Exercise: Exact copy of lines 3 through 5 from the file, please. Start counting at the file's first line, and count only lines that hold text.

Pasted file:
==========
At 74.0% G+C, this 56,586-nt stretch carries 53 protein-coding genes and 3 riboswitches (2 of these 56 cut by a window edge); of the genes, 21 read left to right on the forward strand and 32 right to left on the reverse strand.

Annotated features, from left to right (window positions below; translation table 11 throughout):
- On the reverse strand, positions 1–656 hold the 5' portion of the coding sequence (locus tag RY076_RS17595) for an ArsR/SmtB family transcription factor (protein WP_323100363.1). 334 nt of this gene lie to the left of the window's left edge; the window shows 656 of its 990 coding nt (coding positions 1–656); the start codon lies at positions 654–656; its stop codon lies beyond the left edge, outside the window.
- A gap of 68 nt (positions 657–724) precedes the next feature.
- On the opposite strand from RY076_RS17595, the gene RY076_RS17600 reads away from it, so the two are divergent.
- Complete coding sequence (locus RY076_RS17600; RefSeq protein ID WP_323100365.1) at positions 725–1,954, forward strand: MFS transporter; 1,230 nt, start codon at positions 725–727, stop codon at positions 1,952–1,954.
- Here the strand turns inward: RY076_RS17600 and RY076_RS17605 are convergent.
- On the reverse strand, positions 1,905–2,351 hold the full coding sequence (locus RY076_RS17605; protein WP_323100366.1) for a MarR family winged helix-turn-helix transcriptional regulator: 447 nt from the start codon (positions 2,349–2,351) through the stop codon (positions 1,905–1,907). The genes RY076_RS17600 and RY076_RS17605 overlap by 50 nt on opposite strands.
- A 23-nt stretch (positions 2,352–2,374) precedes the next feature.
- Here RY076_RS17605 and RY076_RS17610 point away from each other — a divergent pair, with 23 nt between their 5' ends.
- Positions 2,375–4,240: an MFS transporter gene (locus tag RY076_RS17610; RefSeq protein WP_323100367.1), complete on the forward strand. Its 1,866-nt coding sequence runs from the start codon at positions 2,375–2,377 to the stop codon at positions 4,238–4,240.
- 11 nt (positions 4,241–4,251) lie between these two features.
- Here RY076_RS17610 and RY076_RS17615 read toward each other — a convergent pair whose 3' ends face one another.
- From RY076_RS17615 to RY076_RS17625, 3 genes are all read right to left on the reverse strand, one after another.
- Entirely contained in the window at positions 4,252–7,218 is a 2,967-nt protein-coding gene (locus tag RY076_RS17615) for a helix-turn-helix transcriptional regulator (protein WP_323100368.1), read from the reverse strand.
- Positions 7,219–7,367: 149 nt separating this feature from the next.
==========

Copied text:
- On the reverse strand, positions 1–656 hold the 5' portion of the coding sequence (locus tag RY076_RS17595) for an ArsR/SmtB family transcription factor (protein WP_323100363.1). 334 nt of this gene lie to the left of the window's left edge; the window shows 656 of its 990 coding nt (coding positions 1–656); the start codon lies at positions 654–656; its stop codon lies beyond the left edge, outside the window.
- A gap of 68 nt (positions 657–724) precedes the next feature.
- On the opposite strand from RY076_RS17595, the gene RY076_RS17600 reads away from it, so the two are divergent.